Are you stressed out? If you are like most people, your answer to this question probably “yes. Sadly, there are many who are challenged with stress and don’t know how to adequately handle it. But, this doesn’t have to be. We can learn to manage stress, especially if we understand the causes and effective strategies for coping with it.
What is stress? Basically, it is a state of emotional or mental strain or tension resulting from adverse or very demanding circumstances. These circumstances can be on the positive side - such as a wedding or a job promotion - or they can be more negative - such as job loss, divorce, financial strain, etc. The former is known as “eustress” while the latter type of stress is known as “distress.” In the United States, the top ten causes of (dis)tress include the following: job pressure, money, health relationships, poor nutrition, media overload and even sleep deprivation.1
Stress can be acute or chronic. Acute stress occurs when you have symptoms that develop due to a specific event or circumstance. It is short term and temporary in nature. Examples of acute stress may be a traffic jam, any type of exam, or an argument with a loved ones. Chronic stress, on the other hand, involves stress that lasts a long time and includes things such as having to deal with traffic jams every day, constant fighting with a spouse or friend, battling a long term illness, or even societal problems. As you probably already know, this type of stress is the one which causes the most problems in our lives. When chronic stress is not managed properly, this can increase the risk for various health issues such as depression, heart disease, stroke, COPD, Type-2 diabetes, and other illnesses.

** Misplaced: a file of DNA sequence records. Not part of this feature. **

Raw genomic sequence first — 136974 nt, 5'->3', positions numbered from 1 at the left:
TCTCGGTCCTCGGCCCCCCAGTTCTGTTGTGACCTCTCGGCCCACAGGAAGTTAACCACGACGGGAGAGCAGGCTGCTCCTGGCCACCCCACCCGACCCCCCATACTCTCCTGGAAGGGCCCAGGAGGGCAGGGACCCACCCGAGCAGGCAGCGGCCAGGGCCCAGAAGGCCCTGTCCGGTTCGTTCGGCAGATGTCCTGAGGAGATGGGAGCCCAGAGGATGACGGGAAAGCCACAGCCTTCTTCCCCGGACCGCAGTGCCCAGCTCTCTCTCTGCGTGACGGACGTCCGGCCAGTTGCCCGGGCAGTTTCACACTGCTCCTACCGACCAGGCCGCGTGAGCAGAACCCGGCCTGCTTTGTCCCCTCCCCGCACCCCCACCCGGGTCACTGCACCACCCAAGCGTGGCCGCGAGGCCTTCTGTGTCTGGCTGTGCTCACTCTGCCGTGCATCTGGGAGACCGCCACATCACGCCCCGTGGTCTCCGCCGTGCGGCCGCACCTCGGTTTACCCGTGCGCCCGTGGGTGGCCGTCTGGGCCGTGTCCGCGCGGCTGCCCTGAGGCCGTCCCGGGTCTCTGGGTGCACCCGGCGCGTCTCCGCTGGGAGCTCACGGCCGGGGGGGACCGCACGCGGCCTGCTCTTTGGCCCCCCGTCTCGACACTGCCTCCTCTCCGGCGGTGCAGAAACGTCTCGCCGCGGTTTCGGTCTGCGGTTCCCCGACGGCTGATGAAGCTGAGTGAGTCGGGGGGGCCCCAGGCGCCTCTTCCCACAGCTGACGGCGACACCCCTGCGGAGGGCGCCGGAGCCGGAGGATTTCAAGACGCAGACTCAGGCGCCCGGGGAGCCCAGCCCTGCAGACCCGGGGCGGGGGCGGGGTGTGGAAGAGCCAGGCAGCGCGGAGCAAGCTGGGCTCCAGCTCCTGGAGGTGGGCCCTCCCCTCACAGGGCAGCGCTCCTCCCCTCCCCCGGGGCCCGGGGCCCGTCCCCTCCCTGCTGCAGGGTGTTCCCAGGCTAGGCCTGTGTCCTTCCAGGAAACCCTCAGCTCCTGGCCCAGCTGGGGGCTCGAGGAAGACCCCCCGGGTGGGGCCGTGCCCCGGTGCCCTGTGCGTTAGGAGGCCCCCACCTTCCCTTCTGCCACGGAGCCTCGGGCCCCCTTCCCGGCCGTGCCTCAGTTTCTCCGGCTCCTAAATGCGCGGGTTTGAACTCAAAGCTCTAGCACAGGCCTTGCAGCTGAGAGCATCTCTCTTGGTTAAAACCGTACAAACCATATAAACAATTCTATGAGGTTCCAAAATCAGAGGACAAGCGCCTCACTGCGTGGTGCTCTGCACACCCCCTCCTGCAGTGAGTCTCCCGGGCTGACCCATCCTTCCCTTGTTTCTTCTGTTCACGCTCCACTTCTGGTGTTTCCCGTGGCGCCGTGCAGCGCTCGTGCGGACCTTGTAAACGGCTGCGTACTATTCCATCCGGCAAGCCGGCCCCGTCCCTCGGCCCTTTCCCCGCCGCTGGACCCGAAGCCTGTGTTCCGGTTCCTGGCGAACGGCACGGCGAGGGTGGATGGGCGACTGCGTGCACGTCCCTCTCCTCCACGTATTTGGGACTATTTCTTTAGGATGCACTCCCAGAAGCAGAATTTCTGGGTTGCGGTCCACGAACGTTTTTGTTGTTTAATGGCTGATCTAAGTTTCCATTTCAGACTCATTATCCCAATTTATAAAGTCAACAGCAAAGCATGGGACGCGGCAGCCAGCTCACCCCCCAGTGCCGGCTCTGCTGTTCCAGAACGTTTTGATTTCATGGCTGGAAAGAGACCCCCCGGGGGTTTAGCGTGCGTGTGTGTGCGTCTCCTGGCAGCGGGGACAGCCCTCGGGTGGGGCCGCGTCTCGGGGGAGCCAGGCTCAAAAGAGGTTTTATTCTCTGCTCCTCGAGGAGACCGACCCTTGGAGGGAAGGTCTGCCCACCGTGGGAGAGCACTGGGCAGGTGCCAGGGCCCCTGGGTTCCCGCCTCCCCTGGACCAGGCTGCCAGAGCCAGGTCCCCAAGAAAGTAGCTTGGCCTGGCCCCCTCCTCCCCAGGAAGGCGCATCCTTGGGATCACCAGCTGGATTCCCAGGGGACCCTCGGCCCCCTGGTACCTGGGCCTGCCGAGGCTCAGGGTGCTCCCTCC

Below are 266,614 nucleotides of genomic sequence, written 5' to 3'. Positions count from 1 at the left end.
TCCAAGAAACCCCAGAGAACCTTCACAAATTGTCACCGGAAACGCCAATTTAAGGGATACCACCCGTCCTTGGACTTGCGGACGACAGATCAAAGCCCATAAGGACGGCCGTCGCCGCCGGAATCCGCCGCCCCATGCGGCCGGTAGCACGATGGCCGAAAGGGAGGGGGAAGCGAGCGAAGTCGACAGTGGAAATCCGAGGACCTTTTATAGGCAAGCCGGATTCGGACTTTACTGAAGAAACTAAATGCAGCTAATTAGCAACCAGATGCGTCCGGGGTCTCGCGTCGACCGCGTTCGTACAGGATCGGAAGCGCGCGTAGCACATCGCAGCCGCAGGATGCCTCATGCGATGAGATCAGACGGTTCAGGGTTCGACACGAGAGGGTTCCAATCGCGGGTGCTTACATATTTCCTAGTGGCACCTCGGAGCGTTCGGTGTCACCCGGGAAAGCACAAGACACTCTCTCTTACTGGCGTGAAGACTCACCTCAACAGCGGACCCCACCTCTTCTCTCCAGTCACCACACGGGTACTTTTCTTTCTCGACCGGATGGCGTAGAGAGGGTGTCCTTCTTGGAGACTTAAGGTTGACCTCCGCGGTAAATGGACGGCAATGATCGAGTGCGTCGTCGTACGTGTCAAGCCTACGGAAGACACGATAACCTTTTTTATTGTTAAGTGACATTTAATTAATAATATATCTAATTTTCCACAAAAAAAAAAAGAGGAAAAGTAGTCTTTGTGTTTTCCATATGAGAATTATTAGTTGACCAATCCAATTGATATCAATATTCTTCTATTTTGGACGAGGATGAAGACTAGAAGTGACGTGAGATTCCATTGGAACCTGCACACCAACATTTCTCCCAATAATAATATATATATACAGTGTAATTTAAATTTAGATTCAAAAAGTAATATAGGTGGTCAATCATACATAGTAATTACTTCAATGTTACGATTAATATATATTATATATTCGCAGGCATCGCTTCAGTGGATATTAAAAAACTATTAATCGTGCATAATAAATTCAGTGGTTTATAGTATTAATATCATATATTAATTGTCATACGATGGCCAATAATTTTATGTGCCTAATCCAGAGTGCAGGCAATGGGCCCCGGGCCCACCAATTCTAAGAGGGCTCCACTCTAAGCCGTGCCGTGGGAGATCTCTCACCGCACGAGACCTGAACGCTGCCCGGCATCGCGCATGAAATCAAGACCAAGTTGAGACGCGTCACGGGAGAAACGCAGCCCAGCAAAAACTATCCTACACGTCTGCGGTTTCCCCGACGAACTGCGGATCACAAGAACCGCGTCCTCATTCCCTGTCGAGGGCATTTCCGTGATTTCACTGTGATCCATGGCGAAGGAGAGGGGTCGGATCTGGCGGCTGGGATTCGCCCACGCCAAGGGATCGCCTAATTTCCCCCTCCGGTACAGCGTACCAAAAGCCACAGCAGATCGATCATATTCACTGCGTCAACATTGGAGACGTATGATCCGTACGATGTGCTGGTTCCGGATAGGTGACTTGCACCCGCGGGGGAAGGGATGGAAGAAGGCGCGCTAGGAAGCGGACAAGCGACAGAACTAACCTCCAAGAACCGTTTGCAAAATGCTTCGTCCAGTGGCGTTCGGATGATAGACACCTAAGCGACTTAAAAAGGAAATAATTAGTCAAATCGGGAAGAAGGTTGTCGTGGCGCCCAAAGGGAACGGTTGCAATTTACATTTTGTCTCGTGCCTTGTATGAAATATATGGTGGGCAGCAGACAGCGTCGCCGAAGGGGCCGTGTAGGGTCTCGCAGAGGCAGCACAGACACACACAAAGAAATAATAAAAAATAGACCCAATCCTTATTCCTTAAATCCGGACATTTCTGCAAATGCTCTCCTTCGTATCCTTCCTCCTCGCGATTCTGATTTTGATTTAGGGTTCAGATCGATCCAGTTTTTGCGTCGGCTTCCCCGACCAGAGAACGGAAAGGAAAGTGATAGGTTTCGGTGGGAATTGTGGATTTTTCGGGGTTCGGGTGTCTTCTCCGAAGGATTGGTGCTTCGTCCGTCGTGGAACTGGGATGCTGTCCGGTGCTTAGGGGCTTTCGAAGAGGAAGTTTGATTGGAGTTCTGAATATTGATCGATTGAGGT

So, how can we manage our stress? One simple way to answer this is to consider three different areas for change in our lives. These include changing our behavior, changing our lifestyle, and changing our thinking. Let’s take a brief look at each of these areas:
Change Our Behavior
There are several simple behaviors that we can engage in to reduce our stress which include the following:
- Learn how to better manage time. Many people either underestimate the time that they have to fulfill a task and may to try to cram in too many responsibilities or activities within a short time. Others may not use their time wisely and find themselves wasting precious minutes that can be utilized in more productive ways. These types of behaviors can lead to stress, in the long run. Learning how to allot adequate time for an activity. how to pace ourselves with various activities. and how to use our time efficiently, can greatly reduce our stress over time.
- Related to time management is learning how prioritize what’s important and making adequate plans for the day. When we determine what is important and work on those things first before moving on to less important activities this can help us not feeling as stressed. Also, it may be helpful to plan our days by making a schedule and trying to stick to that schedule as best as we can.
- Learn how to relax in a healthy way. It’s important to take a break from our work or home duties and responsibilities. And if we can engage in activities that will re-create our minds and bodies that can be even more helpful for managing stress. For example, instead of spending our relaxation time just watching TV, maybe we can do things like reading an inspirational book, or engaging in a hobby, or even spending time in nature. These activities not only gives us an opportunity to rest but they can contribute to restoring us both mentally and emotionally. In turn, we can build residence to better handle our stressors.